Since the French physicist Pierre Auger proposed in 1939 that cosmics rays must carry incredible amounts of energy, scientists have wondered what could be producing these powerful clumps of protons and neutrons raining down on Earth’s atmosphere. One possible means of identifying such sources is to trace the paths taken by high-energy cosmic neutrinos on their way to Earth, as they are created by cosmic rays colliding with matter or radiation, producing particles that then decay into neutrinos and gamma rays.
scientists with the Ice Cube The Neutrino Observatory at the South Pole has now analyzed a decade of such neutrino detections and uncovered evidence that an active galaxy called Messy 77 (also known as the Squid Galaxy) is a strong candidate for one such high-energy neutrino emitter, according to a new paper published in the journal Science. It takes astrophysicists one step closer to solving the mystery of the origin of high-energy cosmic rays.
“This observation marks the beginning of being able to really do neutrino astronomy,” said Janet Conrad, an IceCube fellow at MIT. told APS Physics. “We have struggled for so long to see potential cosmic neutrino sources with very high significance and now we have seen one. We have broken a barrier.”
What we have previously reported, neutrinos travel near the speed of light. John Updike’s 1959 poem, “cosmic gallpays homage to the two most defining characteristics of neutrinos: they have no charge, and for decades physicists believed they had no mass (in fact, they have a tiny mass). Neutrinos are the most abundant subatomic particle in the universe. but they rarely interact with any kind of matter. We are constantly being bombarded every second by millions of these tiny particles, but they pass right through us without us noticing. That is why Isaac Asimov called them “ghost particles”.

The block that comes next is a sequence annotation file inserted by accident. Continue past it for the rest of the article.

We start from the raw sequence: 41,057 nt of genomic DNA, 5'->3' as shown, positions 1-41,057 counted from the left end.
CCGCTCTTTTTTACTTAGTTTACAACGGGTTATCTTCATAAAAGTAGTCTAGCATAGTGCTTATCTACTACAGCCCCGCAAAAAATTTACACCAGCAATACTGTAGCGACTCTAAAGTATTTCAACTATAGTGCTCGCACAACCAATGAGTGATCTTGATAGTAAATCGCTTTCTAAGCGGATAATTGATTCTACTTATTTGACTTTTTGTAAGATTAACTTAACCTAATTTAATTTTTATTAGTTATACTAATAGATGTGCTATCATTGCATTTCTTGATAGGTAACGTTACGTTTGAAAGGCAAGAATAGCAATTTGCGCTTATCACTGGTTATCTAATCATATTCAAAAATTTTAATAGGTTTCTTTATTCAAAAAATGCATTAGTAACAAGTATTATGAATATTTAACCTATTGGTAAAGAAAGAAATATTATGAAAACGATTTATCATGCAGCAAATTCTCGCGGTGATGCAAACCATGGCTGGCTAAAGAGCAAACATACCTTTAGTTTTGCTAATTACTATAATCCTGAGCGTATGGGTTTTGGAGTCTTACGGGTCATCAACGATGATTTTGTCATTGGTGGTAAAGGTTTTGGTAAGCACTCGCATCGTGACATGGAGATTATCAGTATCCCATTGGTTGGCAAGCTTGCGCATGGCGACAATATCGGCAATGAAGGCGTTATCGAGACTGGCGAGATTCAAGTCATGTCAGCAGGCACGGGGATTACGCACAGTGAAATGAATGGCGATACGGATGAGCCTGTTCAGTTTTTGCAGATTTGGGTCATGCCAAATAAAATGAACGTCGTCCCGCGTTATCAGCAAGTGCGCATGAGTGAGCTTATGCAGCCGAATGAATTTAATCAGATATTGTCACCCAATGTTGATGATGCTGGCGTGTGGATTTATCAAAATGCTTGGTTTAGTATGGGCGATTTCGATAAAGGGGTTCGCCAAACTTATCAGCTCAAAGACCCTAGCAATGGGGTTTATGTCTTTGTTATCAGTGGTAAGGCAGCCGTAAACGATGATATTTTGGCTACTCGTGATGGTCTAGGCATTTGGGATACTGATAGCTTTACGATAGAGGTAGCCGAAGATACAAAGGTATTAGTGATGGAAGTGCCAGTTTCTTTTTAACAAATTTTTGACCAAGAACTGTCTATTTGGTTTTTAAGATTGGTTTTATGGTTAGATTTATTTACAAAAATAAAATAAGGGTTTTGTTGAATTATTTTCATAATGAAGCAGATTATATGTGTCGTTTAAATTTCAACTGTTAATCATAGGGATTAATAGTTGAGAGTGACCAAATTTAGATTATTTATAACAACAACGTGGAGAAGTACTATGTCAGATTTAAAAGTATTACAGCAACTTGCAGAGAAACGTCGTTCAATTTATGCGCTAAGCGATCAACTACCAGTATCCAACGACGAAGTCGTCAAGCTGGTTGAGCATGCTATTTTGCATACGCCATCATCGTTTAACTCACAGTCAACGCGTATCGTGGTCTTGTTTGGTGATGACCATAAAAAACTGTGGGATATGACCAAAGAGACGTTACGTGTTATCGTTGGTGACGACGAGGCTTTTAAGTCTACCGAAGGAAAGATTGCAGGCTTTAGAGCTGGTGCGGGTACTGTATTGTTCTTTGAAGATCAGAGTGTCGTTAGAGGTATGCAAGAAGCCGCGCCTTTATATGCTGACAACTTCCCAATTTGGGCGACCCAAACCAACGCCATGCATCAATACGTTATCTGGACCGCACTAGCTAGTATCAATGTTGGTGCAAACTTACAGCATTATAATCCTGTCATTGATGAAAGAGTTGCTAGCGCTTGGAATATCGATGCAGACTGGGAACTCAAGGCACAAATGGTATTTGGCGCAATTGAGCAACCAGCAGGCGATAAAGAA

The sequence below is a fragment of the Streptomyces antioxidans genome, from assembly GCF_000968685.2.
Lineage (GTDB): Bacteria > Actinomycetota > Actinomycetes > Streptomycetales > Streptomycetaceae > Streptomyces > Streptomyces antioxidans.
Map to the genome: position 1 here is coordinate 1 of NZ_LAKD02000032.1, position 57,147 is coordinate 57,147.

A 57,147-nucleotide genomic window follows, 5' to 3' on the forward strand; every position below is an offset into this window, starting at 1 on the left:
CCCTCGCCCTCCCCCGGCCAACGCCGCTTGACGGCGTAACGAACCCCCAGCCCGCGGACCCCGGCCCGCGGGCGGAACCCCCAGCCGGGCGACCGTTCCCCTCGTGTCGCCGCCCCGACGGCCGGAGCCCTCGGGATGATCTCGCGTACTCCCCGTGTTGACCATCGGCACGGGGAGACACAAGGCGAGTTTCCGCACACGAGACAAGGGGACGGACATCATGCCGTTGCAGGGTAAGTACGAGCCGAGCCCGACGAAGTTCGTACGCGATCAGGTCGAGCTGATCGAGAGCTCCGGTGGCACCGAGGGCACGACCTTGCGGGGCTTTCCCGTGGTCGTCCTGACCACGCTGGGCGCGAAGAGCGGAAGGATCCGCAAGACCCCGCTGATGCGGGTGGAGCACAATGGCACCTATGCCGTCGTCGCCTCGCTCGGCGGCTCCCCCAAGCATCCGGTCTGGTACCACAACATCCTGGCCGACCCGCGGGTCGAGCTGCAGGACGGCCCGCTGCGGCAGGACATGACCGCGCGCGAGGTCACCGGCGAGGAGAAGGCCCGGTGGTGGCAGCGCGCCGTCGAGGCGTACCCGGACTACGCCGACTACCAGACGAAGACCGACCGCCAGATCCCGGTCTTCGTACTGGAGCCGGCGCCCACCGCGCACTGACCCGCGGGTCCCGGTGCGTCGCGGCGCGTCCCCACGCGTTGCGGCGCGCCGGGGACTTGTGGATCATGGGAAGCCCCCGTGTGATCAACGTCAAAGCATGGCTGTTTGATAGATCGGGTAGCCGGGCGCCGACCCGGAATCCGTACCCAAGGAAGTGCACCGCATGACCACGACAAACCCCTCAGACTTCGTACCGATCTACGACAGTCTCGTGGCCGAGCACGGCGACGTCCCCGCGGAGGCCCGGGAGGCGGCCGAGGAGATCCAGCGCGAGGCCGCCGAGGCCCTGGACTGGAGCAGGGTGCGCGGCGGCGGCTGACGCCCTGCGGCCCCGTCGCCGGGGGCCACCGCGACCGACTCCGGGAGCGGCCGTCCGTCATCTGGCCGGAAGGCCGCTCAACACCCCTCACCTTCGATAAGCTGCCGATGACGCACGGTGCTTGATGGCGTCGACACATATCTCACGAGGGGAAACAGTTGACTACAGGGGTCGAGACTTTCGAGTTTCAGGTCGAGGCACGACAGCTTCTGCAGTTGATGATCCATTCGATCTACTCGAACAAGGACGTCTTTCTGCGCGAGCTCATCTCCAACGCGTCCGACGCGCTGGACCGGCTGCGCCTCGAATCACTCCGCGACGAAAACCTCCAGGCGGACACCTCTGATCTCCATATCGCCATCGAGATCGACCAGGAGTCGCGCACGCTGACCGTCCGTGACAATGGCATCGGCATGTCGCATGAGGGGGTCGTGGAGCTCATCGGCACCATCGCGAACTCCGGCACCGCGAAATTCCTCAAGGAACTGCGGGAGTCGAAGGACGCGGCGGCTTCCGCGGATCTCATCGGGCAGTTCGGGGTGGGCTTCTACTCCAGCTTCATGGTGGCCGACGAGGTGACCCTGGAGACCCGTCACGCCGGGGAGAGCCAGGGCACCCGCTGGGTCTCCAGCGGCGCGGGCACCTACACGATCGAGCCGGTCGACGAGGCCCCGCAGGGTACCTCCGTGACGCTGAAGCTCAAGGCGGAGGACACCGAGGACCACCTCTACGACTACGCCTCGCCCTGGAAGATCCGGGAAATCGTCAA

That low rate of interaction makes the neutrinos extremely difficult to detect, but because they are so light, they can escape unimpeded (and thus largely unchanged) by collisions with other particles of matter. This means they can provide valuable clues to astronomers about distant systems, in addition to what can be learned with telescopes across the electromagnetic spectrum, as well as gravitational waves. Together, these different sources of information have been called “multi-messenger” astronomy.
Most neutrino hunters bury their experiments underground, the better to cancel out noisy interference from other sources. In the case of IceCube, the collaboration features basketball-sized optical sensor arrays buried deep in the Antarctic ice. On the rare occasions that a passing neutrino interacts with the nucleus of an atom in the ice, the collision produces charged particles that emit UV and blue photons. Those are picked up by the sensors.
IceCube is therefore well positioned to help scientists advance their understanding of the origin of high-energy cosmic rays. As Natalie Wolchover convincingly explained in Quanta in 2021:
A cosmic ray is just an atomic nucleus: a proton or a group of protons and neutrons. However, the rare ones known as “ultra-high energy” cosmic rays have about as much energy as professionally served tennis balls. They are millions of times more energetic than the protons that hurtle down the circular tunnel of the Large Hadron Collider in Europa at 99.9999991% of the speed of light. In fact, the most energetic cosmic ray ever detected, dubbed the “Oh-My-God particle,” hit the sky in 1991 going something like 99.999999999999999999999951 percent of the speed of light, giving it about the energy of a bowling ball. which is dropped from the shoulder. height over a toe.
But where do such powerful cosmic rays originate? a strong possibility is active galactic nuclei (AGNs), which are found in the center of some galaxies. Their energies arise from supermassive black holes at the center of the galaxy and/or from the black hole’s spin.
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